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If you never knew him then you’ll prolly never know him.

Anyone in favour for a fantastic comeback of a living legend in the Balkans’ hiphop scene really got his ticket’s worth on Friday. Let us remind you: General Woo, one half of the Croatian duo called Tram 11 visited our capital to promote his latest solo effort called „Verbalni delikt“ (which you can download for free by clicking on this link).

Now before we continue with what the show had to offer, let us just spend a few seconds dwelling on the record itself. A very very short description:

The album was released on November 11th, 2011 (Tram 11-11-11 :) ), and it features 17 songs and four interludes. The album is as coherent as it possibly can be, regarding its length. The lyrics are straight to the point social awareness, with minimalistic old-school beats provided by the beatmaker Sett and co. (and co. because the whole album should have been produced solely by Sett as his beats are one level above others). The themes vary from meta-rap lyrics, Croatian and Ex-YU nationalism, war profiteering – ergo, the whole 90s Balkans’ shebang, the results of which we are eyewitnessing today in this part of the world. The most impressive thing, though, is the level of „ballness“, gutsiness General Woo has, because the man could easily have made (another) plastic-fantastic talk-about-nothing-and-sell-records-to-the-teenagers album and make money. Somewhere in between he received some sort of enlightenment, which made him aware of the fact that he’s a modern slave. And with this solo effort he desperately tries to stop being one. It’s also a sort of an intimist manifesto of a successful introspection and at the same tima a post-cathartic confession.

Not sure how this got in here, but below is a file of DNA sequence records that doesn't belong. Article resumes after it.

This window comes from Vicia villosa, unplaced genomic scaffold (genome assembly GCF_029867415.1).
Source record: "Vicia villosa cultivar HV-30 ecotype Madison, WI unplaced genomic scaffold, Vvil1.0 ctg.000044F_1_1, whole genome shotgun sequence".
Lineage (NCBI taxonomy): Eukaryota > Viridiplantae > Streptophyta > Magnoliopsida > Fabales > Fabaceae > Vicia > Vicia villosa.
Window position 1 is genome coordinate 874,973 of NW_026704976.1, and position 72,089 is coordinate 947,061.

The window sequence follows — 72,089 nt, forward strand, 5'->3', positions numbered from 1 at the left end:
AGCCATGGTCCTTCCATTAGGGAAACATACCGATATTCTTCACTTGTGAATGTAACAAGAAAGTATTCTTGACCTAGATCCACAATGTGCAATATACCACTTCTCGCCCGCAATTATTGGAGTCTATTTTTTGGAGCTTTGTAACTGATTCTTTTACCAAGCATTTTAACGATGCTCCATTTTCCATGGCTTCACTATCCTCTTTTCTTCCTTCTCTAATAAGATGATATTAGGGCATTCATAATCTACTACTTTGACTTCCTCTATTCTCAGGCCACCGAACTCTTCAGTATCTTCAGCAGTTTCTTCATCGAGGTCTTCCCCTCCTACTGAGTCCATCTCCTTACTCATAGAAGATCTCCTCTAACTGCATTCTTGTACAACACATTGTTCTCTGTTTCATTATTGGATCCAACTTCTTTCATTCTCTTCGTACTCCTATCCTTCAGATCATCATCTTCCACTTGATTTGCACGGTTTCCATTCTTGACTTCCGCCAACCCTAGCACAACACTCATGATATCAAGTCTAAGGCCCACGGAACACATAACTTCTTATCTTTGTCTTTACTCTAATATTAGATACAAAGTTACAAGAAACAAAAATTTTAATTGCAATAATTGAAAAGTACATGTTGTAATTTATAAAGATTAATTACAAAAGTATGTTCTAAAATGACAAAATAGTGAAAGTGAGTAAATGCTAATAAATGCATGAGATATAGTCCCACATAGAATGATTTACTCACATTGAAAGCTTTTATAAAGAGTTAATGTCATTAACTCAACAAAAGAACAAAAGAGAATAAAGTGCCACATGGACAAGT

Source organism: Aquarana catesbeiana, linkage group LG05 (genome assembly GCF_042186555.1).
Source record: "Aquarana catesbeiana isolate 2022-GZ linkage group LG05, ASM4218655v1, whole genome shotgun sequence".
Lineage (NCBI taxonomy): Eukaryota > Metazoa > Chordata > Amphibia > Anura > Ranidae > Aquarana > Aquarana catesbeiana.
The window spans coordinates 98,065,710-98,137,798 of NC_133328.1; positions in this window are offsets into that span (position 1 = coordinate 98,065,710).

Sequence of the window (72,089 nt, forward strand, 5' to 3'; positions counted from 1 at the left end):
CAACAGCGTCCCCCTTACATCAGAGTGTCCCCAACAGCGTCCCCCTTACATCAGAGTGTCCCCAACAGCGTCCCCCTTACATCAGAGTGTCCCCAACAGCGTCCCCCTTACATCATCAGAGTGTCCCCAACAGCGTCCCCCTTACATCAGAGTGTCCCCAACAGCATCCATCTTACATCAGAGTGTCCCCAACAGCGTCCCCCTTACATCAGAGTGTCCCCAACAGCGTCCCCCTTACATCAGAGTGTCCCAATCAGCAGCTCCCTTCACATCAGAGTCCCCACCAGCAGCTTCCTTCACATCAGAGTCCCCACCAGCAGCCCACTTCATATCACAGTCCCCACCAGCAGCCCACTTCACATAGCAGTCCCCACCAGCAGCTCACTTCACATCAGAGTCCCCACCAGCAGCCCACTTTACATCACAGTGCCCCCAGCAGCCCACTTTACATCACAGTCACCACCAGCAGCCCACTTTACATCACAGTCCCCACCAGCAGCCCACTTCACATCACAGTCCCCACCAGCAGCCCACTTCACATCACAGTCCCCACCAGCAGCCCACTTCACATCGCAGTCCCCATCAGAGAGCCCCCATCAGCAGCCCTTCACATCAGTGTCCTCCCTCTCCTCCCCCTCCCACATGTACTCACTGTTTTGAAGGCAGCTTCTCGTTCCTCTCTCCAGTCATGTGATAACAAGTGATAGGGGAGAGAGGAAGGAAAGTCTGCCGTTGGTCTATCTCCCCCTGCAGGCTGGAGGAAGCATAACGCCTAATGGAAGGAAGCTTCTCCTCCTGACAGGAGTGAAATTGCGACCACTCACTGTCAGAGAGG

Now about the show. Upon arrival at about 11 p.m., the GalaHala courtyard was packed with familiar faces I’m always glad to see. It’s actually nice to have a place you can go to at least once in a couple of months and be pretty sure you’ll meet the same people over and over again.

The show started about half an hour later, and it started great, with DJ Dirty Harry spinning some (too)familiar Golden Era rap hits to get the crowd inside the club goingand then suddenly scratching a recognizable voice, which shouted the name of „General Woo“. The General marched on stage with his sidekicks and started with his brand new songs „Zašto sada šutite?“ („Why are you silent?“), „Nikad neće biti bolje“ („It will never be better“), „Banksteri“ („Banksters“ = Bankers + Gangsters) and „Kad se prošetam Balkanom“ („When I take a walk through the Balkans“) just to name a few. Later on he invited some B-boys from the crowd to get on stage and do their thing, with one of his sidekicks (Medo) beatbox-replicating the beats of Roots Manuva’s Witness beat, and alike. Then it was turn for some Tram 11 undisputable classics and in an hour or so, the show was over. It was intense from the beginning to the end.

The best part was the crowd’s reaction. I was really surprised that a truly big portion of the crowd already knew many of the songs by heart and that they were energetic and enjoying the show.

The afterparty could have been better, though.

That’s about it. We were grooving until the morning, enjoying the rest of the evening, eagerly waiting for the next show, hoping it would duly deliver (as this one surely did).

To summarize, it wasn’t nearly the first General Woo show I attended, but it was by far the best one, yet.

As one internet alterego already posted on the Slovene hiphop forum called Monkibo: “Rapetek is back!”